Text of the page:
Community Managers: The Hub of Social Business
One of the questions I’m asked the most often about social business is about its key success factors. Specifically, what fundamentally makes a given enterprise social media effort likely to be successful? While the answers to this haven’t changed that much over the last couple of years, I’ve found it’s usually key to differentiate at least two — and perhaps as many as four — distinct timeframes over the life of an effort, as the focus on what’s most important changes significantly with each phase of a social business project.
The two major timeframes that matter the most overall are 1) the initial process to define and justify a given social business initiative and 2) the early work to develop an engaged community around the resulting social business solution (a customer community, advocate program, social marketing campaign, etc.) Both of these are delicate time periods that require a careful focus on what matters most. To a lesser extent, two other timeframes are important as well, which I’ve explored in my social business adoption research. These phases are 3) achieving a critical mass of participation and 4) achieving a sustainable process of engagement over the long term.
As it turns out, the first and second phases almost invariably require a passionate and involved management sponsor, preferably a well-respected senior executive that creates the air cover for the changes required in the organization as well as the necessary resources. But it’s the second, third and fourth phases that all require the single most important capability of all: Effective community management.
Over the years, I’ve explored the emerging capability of community management, a greatly under-recognized discipline that requires a specific set of community manager skills and is relatively unfamiliar to those that aren’t involved in social media. At the most basic level, community management is required to nurture, grow, educate, manage, measure, and operate a social business solution. While we’re really still in the primeval ‘cave painting’ days of social business in general, as part of the maturity process we see that community management itself is very much in the process of evolving as well. For example, it is only now reaching the specialization stage, where we can see dedicated roles for functions such as engagement, analytics & reporting, training & development, or even strategic planning.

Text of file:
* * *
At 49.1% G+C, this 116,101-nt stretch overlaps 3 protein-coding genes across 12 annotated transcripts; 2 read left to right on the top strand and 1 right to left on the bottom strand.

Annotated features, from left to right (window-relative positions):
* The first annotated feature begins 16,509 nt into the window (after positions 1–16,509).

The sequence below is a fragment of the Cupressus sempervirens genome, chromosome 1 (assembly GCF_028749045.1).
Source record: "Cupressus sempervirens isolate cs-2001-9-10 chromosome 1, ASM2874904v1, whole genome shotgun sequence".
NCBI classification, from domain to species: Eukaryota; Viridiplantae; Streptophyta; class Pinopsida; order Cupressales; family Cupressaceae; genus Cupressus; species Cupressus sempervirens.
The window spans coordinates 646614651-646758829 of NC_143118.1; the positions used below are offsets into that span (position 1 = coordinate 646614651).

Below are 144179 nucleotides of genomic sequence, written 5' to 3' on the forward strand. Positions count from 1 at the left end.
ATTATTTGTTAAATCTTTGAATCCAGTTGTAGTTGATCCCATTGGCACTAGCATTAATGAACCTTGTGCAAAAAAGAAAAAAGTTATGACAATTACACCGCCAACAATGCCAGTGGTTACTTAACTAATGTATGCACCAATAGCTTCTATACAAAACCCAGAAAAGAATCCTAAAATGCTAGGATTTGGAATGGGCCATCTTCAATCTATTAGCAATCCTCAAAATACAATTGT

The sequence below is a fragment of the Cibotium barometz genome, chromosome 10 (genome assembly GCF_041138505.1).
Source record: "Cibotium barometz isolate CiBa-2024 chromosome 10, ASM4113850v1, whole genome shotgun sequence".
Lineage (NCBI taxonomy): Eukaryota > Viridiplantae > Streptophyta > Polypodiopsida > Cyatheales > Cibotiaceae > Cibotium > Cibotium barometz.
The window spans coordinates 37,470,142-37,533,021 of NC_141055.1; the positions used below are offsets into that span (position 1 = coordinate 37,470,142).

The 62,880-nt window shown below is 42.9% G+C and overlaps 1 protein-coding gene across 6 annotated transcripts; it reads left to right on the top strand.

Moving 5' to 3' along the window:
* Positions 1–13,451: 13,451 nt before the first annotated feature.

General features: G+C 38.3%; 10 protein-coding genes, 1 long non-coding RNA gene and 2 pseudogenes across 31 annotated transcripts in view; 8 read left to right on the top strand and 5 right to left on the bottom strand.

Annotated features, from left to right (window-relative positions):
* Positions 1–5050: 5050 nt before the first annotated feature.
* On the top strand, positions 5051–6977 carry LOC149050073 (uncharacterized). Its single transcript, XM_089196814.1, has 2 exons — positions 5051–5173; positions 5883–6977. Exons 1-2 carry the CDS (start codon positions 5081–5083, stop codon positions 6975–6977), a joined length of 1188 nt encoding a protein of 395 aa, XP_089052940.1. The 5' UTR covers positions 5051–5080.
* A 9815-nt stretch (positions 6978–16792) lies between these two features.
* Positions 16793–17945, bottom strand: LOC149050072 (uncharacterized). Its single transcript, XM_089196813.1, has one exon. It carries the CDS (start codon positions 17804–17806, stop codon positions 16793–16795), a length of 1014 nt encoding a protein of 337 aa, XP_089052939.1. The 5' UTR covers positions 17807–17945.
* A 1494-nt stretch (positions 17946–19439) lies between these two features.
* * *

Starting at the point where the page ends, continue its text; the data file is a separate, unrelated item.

Other indicators of maturity of the profession have grown as well. An excellent new report, titled The 2013 State of Community Management from The Community Roundtable underscores this with hard data: Community management teams are now establishing standards for their industry around content management and community programming. They’ve also begun establishing well-documented playbooks that their teams can organize around and follow to provide consistent results and cohesive direction. Metrics and reporting, while still highly variable across the industry, are also becoming a core competency for teams as they increasingly attempt to determine and communicate their business impact. We also see that community managers tend to form the core staff of emerging social media centers of excellence.
New Areas of Focus for Community Manager Skills
While the initial era of community management was often defined by tactical activities like moderation and training, we now see today’s community managers have evolving their skills, become more strategic along way, and have refined their purpose, and the data shows it. Specifically, we see these three broad trends:
- Sophisticated new engagement strategies. Today’s community management departments realize that they can’t do it all, nor should they. Engagement at scale is increasingly the name of the game, from cultivating and orchestrating advocates to real-time tool-assisted processes that greatly boost the reach and relevance of community managers while reducing the individual task time required to engage widely.
- The strategic use of data to guide community management activities and goals. We’ve seen an operational blueprint emerge over the last several years where social data is at the core of the workflow of community management (as well as other social business functions like marketing.) Community managers today can operate analytic tools that derive tactical situations as well as strategic business intelligence, and doing so is part of their core training and an integral part of their playbook. We’re also seeing that they use their content as a strategic data asset as well.
- A focus on eliciting valuable business outcomes. One of the most intriguing tidbits from the 2013 State of Community Management report was that “one interesting difference between the survey average and those community teams that can report the value of community management is the higher level of interaction with most other department and the notable increased interaction with their finance team.” Successful community managers have always had a broad interface with multiple departments across the company, but we can now see it’s the business savvy community managers that can zero in on the value and identify ROI.
While some of this is not necessarily surprising (certainly the rise of analytics has been perhaps the most obvious trend of all in social business), the interesting bits are often in the specific details and I urge you to read the 2013 SOCM report carefully.
What else are you seeing today’s community managers focusing on?